The Best Day of Someone Else’s Life: Wedding Clichés with an Element of Truth

Having liked Kerry Reichs’ recently released What You Wish For, I decided to read her debut novel, The Best Day of Someone Else’s Life, published in 2008.  It is a light chick lit novel with an informal first person point of view, numerous pop culture references, and gags straight out of a sitcom, but underneath the fluff lies an important topic: whether the institution of marriage should be a basic unit of society.

The novel stars Kevin Adair Connelly, nicknamed “Vi,” a woman whose parents gave her a boy’s name because it was the only name on which they could agree.  She is a die-hard romantic in her late twenties who is waiting for her fairytale romance while her friends enter into “holy matrimony,” resulting in 11 weddings over 18 months.  Along the lines of 27 Dresses (2008), Vi is the perpetual bridesmaid, a role through which she encounters a slew of wedding clichés: overbearing mothers of the bride, hideous bridesmaid dresses, silly wedding themes, and bridal parties of comical sizes.  Like Four Weddings and a Funeral (1994), there is even a brief mention of a Little Bo Peep gown.  While these humorous clichés grew tiresome at a certain point, there is an element of truth to them.  Most of us who have been bridesmaids probably have a couple of expensive dresses we would never have picked out for ourselves still hanging in our closets.  I keep thinking that I might wear them again someday; to what, I have no idea.

Having participated in so many bridal parties for friends who are “settling” into marriage for reasons other than love (such as for money or familial duty), Vi develops a jaded view of the institution of marriage.  Relationships in her own family further reinforce her view.  With my background in family law, I’ll admit that I tend to share Vi’s skepticism of “holy matrimony,” despite being happily married myself.  Marriage is a “big decision” in that it changes a person’s legal rights (bestowing benefits and penalties), but wearing a ring, throwing a big party, and signing a legal document mean little about the strength of the underlying relationship.  The law recognizes this fact by making divorce relatively easy to obtain (now that states have “no fault” divorce), lessening the importance of the decision to marry by reducing the repercussions of marrying the wrong person (apart from unpleasantness and legal bills).  With whom a person decides to have a child, whether married or not, is a much bigger decision, one that is not as easily “undone” as a marriage, affects a person who never asked to be in the middle (the child), and often requires custody court involvement for many, many years.  I wish more people put as much thought into using birth control as they do into getting married.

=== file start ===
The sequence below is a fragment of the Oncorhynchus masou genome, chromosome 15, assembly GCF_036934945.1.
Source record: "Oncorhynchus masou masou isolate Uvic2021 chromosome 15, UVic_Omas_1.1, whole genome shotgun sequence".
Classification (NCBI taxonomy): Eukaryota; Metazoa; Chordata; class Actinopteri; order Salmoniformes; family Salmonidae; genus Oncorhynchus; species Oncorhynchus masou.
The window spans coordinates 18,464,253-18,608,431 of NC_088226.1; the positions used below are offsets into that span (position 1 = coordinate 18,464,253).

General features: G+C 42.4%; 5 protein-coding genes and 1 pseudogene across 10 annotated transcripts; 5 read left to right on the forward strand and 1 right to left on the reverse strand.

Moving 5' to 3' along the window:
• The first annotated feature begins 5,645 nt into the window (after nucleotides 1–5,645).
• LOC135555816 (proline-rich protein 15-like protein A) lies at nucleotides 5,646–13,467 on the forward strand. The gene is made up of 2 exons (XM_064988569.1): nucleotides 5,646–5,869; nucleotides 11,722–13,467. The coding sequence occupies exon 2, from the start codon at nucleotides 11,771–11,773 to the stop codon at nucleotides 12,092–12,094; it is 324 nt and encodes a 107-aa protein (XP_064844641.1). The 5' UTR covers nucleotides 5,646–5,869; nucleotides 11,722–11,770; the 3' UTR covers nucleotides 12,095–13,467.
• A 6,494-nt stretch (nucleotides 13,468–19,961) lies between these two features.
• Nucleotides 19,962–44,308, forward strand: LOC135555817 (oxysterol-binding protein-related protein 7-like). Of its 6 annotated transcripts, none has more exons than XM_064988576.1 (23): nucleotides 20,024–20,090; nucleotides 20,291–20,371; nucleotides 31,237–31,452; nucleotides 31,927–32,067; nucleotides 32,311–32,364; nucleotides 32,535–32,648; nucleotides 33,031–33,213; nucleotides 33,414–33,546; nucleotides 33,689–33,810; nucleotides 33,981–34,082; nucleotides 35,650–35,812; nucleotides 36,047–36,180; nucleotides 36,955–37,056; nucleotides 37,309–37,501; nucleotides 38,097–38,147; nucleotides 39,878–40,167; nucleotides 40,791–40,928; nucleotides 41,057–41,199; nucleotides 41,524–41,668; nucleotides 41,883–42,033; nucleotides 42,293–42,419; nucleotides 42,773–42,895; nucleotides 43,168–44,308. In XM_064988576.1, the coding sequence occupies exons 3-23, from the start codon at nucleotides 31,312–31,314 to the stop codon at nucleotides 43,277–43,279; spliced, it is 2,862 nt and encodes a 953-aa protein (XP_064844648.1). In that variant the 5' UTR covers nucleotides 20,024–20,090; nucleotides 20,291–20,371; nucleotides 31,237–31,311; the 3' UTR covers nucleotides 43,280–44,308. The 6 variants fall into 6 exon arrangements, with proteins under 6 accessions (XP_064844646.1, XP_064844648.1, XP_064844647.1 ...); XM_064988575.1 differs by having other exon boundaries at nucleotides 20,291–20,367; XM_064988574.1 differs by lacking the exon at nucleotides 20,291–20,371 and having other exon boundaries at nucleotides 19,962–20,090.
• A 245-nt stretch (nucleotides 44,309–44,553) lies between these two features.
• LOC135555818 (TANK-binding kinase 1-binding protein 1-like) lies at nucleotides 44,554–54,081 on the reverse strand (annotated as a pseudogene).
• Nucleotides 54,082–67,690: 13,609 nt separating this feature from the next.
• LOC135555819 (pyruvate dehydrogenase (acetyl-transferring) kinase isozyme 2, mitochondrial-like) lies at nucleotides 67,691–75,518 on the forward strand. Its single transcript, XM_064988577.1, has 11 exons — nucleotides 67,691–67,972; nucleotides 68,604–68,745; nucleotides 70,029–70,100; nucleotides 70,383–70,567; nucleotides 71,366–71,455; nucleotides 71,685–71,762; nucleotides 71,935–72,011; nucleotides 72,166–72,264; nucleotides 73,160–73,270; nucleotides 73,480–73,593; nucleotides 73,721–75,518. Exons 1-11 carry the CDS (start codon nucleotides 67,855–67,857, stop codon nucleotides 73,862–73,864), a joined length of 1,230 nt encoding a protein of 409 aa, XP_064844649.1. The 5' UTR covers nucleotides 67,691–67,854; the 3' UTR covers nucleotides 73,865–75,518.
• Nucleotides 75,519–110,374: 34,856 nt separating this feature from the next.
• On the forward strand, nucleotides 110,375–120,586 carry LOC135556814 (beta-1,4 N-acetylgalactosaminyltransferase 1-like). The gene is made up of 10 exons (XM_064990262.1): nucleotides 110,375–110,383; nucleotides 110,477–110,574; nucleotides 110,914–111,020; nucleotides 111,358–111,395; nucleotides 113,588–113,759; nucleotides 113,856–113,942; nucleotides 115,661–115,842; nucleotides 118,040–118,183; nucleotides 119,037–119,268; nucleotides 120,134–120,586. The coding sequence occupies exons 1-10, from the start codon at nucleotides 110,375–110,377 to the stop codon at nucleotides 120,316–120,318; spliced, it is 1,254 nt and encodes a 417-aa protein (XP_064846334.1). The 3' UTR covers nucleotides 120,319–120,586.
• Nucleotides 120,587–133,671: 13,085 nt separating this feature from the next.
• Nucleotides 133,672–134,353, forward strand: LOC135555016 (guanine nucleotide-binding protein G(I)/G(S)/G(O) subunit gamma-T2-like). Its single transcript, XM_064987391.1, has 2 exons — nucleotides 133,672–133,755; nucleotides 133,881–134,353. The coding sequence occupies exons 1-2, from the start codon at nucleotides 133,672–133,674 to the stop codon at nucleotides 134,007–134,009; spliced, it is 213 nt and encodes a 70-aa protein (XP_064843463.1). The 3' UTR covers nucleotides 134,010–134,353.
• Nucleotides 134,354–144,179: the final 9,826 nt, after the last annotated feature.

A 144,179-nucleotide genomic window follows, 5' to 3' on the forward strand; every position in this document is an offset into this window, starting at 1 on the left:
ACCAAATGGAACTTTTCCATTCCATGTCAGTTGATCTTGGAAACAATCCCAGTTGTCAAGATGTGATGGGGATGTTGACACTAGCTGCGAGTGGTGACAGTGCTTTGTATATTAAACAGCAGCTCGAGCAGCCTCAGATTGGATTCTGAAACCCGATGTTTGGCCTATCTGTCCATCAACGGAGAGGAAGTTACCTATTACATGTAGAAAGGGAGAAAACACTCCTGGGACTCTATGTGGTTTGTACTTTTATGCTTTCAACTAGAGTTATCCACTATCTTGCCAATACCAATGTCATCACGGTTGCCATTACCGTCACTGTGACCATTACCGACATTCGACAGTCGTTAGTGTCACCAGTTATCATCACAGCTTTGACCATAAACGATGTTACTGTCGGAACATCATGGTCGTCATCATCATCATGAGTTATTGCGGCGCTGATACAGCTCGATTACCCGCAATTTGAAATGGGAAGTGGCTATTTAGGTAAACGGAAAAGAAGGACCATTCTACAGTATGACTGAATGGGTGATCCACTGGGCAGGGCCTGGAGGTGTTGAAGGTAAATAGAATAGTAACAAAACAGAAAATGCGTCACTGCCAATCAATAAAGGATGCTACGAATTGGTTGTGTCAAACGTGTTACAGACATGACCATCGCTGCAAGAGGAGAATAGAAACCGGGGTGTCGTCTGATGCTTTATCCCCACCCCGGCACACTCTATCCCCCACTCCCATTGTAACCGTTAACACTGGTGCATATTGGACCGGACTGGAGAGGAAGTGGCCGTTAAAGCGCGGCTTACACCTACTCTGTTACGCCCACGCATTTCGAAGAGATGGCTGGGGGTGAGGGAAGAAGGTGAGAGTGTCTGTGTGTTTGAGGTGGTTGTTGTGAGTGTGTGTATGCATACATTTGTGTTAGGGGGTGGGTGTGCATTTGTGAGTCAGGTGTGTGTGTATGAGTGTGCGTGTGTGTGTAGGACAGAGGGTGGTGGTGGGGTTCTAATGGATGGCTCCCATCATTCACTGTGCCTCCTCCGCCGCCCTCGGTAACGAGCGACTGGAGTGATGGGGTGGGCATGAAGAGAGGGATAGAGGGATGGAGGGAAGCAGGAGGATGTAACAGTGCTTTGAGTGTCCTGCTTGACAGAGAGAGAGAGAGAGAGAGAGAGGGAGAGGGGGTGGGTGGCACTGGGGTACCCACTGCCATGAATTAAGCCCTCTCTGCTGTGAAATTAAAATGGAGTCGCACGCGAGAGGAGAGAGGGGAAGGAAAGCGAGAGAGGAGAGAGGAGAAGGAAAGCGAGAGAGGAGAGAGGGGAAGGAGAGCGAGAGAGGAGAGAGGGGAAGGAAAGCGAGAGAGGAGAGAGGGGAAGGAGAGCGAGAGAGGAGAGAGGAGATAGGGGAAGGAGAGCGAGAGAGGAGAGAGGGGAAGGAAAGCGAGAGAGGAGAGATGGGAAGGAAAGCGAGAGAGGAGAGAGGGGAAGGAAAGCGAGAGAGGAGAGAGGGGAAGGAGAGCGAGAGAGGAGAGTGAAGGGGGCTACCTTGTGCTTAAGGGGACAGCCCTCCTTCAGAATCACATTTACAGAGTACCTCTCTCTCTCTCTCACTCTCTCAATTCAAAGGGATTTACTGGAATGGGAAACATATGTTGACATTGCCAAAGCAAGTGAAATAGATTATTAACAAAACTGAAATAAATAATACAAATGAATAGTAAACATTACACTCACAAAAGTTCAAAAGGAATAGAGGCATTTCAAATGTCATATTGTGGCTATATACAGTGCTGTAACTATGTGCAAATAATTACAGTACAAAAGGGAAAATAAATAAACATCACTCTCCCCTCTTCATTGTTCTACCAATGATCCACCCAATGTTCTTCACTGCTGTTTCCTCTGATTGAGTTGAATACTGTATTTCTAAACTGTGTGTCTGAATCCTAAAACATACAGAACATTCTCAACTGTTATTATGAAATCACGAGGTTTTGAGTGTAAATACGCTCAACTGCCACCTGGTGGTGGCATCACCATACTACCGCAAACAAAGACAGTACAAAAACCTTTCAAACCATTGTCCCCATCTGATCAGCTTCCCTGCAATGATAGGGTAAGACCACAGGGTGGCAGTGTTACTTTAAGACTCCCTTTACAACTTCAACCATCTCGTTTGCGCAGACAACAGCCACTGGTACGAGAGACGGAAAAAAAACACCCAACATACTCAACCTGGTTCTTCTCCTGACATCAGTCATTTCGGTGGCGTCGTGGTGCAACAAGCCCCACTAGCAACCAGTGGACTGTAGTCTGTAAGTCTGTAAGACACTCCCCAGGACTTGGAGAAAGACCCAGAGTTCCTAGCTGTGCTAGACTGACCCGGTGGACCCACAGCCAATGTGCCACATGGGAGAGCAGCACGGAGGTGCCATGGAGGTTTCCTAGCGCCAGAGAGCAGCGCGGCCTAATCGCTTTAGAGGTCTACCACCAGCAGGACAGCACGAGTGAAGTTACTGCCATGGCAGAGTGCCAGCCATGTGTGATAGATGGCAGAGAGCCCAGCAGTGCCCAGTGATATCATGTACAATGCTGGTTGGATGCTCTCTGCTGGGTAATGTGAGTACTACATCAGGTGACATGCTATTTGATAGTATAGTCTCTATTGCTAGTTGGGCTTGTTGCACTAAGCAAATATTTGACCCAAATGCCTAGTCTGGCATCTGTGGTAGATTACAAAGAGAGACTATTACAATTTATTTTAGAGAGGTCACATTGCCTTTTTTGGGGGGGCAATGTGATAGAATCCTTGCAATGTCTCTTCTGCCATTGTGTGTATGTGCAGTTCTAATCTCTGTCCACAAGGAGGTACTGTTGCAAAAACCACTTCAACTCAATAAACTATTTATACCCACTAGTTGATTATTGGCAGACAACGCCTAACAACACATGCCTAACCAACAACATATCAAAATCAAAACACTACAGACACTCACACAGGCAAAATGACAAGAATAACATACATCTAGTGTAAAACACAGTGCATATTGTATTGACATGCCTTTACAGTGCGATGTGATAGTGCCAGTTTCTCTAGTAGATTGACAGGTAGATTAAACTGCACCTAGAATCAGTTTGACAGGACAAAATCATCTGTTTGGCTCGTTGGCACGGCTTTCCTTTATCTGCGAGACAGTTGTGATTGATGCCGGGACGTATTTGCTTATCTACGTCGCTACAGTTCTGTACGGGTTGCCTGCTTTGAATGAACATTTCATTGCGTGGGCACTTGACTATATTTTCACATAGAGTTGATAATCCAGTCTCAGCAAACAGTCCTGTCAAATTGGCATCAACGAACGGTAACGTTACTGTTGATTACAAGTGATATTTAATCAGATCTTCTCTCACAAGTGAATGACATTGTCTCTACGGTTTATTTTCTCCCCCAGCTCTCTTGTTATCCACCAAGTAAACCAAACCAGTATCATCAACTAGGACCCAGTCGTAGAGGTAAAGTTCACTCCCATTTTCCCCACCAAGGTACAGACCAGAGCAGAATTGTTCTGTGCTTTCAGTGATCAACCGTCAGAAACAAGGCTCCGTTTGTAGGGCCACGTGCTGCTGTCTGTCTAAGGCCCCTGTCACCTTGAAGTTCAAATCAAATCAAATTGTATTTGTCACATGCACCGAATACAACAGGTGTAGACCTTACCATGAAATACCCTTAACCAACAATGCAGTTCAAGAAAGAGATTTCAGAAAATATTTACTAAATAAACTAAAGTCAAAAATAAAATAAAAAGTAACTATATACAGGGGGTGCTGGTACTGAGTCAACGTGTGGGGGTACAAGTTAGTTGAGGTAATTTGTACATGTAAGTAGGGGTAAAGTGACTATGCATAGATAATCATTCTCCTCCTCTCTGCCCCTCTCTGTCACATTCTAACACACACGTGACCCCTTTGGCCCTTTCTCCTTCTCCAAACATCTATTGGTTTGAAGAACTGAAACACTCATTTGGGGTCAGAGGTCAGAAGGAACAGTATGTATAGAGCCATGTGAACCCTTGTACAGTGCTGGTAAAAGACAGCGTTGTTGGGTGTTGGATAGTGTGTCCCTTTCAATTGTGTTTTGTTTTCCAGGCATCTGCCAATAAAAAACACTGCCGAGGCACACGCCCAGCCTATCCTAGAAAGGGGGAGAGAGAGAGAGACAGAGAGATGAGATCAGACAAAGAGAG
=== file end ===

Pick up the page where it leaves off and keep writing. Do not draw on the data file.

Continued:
The picture:  It’s my wedding cake.  My husband and I got married about two weeks after taking the Pennsylvania Bar Exam, for which we studied all summer to the exclusion of any wedding planning on our part (it’s thanks to my sisters and mother that a wedding ceremony and reception took place at all that summer!).  The cakes showed up with plain white icing, and we were very lucky that my sister and our neighbor turned out to be talented cake decorators (using the leftover flowers that didn’t make it into our bouquets and centerpieces).  Phew!


    1. Thanks your comment! What I love about chick lit/women’s fiction is how often the themes intersect with family law. I enjoyed this book, but I wonder if it would have been a better read closer to the time it was published (2008). Four years is practically a lifetime in terms of pop culture, making the pop culture references feel a little dated.

    1. Thank you! I hope these insights make my reviews a bit different from the typical review. I’m more likely to add my personal or professional perspective when discussing books that have already received ample reviews.

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